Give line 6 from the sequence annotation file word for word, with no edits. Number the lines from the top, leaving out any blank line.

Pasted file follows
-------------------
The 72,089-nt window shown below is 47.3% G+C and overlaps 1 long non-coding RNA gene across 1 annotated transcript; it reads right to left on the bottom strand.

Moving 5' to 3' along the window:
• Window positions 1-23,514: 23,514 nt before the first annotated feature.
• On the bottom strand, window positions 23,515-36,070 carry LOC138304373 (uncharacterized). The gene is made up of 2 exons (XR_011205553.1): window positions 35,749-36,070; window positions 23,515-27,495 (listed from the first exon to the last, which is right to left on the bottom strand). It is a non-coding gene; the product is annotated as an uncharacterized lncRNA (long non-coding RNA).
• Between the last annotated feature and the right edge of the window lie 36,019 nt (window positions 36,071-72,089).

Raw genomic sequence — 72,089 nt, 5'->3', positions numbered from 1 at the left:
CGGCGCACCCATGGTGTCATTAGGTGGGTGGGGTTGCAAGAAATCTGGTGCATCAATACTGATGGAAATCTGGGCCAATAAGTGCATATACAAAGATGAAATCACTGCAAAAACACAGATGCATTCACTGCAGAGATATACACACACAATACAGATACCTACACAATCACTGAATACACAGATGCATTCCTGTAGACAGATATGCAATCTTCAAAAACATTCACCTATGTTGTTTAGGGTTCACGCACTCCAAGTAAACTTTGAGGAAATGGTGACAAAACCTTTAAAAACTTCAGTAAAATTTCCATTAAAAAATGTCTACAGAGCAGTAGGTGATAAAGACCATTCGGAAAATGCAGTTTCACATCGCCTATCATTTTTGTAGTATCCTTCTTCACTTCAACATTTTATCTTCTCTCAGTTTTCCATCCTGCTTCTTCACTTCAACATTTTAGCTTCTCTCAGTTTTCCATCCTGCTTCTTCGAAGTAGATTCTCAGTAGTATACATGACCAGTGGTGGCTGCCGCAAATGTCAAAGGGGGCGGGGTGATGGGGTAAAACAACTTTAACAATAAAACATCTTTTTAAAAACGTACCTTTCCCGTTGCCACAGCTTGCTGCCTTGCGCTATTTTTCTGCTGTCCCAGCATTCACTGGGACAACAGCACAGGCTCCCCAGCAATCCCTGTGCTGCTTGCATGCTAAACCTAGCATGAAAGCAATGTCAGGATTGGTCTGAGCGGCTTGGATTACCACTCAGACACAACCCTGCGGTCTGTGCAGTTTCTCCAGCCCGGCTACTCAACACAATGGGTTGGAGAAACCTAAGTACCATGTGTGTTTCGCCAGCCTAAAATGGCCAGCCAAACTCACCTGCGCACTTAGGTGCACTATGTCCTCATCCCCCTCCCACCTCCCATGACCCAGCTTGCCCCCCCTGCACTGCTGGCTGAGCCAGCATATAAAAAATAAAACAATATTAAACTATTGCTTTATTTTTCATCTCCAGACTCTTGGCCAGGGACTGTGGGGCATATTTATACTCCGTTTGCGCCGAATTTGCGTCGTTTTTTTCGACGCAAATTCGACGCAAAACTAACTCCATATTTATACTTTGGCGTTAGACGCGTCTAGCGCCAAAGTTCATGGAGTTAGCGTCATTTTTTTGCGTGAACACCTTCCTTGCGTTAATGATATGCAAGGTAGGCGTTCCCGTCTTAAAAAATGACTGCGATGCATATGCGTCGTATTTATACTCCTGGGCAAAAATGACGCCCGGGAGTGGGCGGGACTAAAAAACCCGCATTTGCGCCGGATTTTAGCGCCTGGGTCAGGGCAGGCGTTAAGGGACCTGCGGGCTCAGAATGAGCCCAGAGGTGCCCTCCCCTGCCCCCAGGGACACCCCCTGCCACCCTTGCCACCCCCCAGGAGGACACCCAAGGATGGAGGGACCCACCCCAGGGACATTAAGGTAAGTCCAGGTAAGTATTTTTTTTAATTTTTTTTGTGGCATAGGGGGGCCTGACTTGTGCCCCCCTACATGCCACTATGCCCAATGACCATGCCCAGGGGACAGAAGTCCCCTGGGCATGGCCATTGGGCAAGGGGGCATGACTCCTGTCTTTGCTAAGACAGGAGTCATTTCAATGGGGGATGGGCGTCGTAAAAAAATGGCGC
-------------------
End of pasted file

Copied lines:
Raw genomic sequence — 72,089 nt, 5'->3', positions numbered from 1 at the left: